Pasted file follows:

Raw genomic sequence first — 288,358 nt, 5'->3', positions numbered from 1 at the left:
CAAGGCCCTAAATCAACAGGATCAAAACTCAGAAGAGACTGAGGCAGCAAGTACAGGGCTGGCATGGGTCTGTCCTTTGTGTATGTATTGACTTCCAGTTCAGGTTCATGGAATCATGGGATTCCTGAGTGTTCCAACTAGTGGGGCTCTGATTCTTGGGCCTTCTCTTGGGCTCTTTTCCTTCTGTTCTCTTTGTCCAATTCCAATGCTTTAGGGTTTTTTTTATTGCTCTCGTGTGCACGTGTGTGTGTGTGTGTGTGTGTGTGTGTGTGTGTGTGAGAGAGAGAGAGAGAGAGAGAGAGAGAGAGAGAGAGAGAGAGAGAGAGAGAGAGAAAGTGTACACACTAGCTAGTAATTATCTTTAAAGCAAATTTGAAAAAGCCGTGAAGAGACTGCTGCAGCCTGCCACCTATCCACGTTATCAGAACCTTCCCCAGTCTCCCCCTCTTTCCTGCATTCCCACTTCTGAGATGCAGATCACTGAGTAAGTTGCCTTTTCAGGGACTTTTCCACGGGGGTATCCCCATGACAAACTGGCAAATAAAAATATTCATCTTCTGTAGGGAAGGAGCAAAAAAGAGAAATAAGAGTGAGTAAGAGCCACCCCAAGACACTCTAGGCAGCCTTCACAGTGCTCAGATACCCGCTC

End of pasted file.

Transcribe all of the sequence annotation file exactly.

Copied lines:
Raw genomic sequence first — 288,358 nt, 5'->3', positions numbered from 1 at the left:
CAAGGCCCTAAATCAACAGGATCAAAACTCAGAAGAGACTGAGGCAGCAAGTACAGGGCTGGCATGGGTCTGTCCTTTGTGTATGTATTGACTTCCAGTTCAGGTTCATGGAATCATGGGATTCCTGAGTGTTCCAACTAGTGGGGCTCTGATTCTTGGGCCTTCTCTTGGGCTCTTTTCCTTCTGTTCTCTTTGTCCAATTCCAATGCTTTAGGGTTTTTTTTATTGCTCTCGTGTGCACGTGTGTGTGTGTGTGTGTGTGTGTGTGTGTGTGTGTGAGAGAGAGAGAGAGAGAGAGAGAGAGAGAGAGAGAGAGAGAGAGAGAGAGAGAGAAAGTGTACACACTAGCTAGTAATTATCTTTAAAGCAAATTTGAAAAAGCCGTGAAGAGACTGCTGCAGCCTGCCACCTATCCACGTTATCAGAACCTTCCCCAGTCTCCCCCTCTTTCCTGCATTCCCACTTCTGAGATGCAGATCACTGAGTAAGTTGCCTTTTCAGGGACTTTTCCACGGGGGTATCCCCATGACAAACTGGCAAATAAAAATATTCATCTTCTGTAGGGAAGGAGCAAAAAAGAGAAATAAGAGTGAGTAAGAGCCACCCCAAGACACTCTAGGCAGCCTTCACAGTGCTCAGATACCCGCTC